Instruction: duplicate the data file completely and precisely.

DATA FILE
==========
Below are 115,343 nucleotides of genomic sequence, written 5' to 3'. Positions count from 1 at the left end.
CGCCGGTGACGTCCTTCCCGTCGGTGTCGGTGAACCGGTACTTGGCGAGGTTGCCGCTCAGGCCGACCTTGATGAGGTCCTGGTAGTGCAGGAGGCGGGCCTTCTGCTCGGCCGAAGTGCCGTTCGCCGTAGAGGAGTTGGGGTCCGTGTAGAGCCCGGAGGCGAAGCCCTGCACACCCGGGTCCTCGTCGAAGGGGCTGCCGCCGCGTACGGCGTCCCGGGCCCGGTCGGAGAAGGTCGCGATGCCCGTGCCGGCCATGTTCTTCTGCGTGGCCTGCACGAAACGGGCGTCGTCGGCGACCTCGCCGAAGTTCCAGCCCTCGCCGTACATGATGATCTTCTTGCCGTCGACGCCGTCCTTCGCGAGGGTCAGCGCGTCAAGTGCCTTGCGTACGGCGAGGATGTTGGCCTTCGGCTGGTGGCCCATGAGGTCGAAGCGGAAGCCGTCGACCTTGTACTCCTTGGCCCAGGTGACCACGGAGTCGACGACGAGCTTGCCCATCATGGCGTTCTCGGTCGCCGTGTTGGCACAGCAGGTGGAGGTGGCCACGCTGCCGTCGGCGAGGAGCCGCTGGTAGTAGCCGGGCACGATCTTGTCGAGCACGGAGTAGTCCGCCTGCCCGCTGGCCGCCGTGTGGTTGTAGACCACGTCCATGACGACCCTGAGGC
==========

Below are 115,343 nucleotides of genomic sequence, written 5' to 3'. Positions count from 1 at the left end.
CGCCGGTGACGTCCTTCCCGTCGGTGTCGGTGAACCGGTACTTGGCGAGGTTGCCGCTCAGGCCGACCTTGATGAGGTCCTGGTAGTGCAGGAGGCGGGCCTTCTGCTCGGCCGAAGTGCCGTTCGCCGTAGAGGAGTTGGGGTCCGTGTAGAGCCCGGAGGCGAAGCCCTGCACACCCGGGTCCTCGTCGAAGGGGCTGCCGCCGCGTACGGCGTCCCGGGCCCGGTCGGAGAAGGTCGCGATGCCCGTGCCGGCCATGTTCTTCTGCGTGGCCTGCACGAAACGGGCGTCGTCGGCGACCTCGCCGAAGTTCCAGCCCTCGCCGTACATGATGATCTTCTTGCCGTCGACGCCGTCCTTCGCGAGGGTCAGCGCGTCAAGTGCCTTGCGTACGGCGAGGATGTTGGCCTTCGGCTGGTGGCCCATGAGGTCGAAGCGGAAGCCGTCGACCTTGTACTCCTTGGCCCAGGTGACCACGGAGTCGACGACGAGCTTGCCCATCATGGCGTTCTCGGTCGCCGTGTTGGCACAGCAGGTGGAGGTGGCCACGCTGCCGTCGGCGAGGAGCCGCTGGTAGTAGCCGGGCACGATCTTGTCGAGCACGGAGTAGTCCGCCTGCCCGCTGGCCGCCGTGTGGTTGTAGACCACGTCCATGACGACCCTGAGGC